Glencore is selling $2.5bn (£1.5bn) worth of shares to investors to trim its heavy debt, the company announced on Monday (7 September).
The commodity trader announced it is introducing additional measures which add up to $7.7bn , sending its share price soared by more than 10% after the news broke and leading the FTSE 100 as the biggest riser. The company is raising capital to reduce its debt of almost $30bn after it reported a loss of $676m in the first half of its 2015 financial year.
Glencore's CEO, Ivan Glasenberg, said: "Notwithstanding our strong liquidity, positive operational free cash flow generation, lack of debt covenants, modest near-term maturities and the recent affirmation of our credit ratings, recent stakeholder engagement in response to market speculation around the sustainability of our leverage, highlights the desire to strengthen and protect our balance sheet amid the current market uncertainty.
He said that the sale of shares would not hurt business and reassured investors that they are designed to maximise cash flow generation and would help the company survive in the current commodity price environment, where it depends on stability and strength.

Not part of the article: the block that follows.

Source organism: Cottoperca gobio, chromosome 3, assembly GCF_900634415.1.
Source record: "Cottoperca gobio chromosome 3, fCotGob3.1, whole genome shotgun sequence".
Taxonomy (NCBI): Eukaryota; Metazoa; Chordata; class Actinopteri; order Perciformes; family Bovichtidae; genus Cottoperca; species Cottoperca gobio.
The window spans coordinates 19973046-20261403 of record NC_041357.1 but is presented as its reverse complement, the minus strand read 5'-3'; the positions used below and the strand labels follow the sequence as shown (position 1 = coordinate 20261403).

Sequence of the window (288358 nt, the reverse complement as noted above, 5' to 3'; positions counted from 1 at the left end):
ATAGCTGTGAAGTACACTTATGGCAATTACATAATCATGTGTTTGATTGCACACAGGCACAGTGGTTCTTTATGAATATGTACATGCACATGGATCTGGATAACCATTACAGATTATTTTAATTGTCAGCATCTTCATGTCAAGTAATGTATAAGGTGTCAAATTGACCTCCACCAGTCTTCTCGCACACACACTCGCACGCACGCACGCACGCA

The trader said it expects to save $1.6bn on the suspension of full year dividends in its 2015 financial year, which it announced when sales were dropping earlier in the year.
Glencore's share price has more than halved since September 2011 and the falling commodity prices are not helping its business. The price of copper fell to $227.85 per pound, its lowest since 2009. Analysts have said they expect falling Chinese demand on the back of financial turmoil in Asia to further weigh down the price of the industrial metal.
Augustin Eden, analyst at Accendo Markets, called Glencore a bargain blue-chip for short-term traders, saying: "While the fact remains that commodities are still under immense pressure and those who dig them up are too, blue-chip stocks trading at a discount like Glencore's provide an ideal vehicle for riding price swings of 10% or more."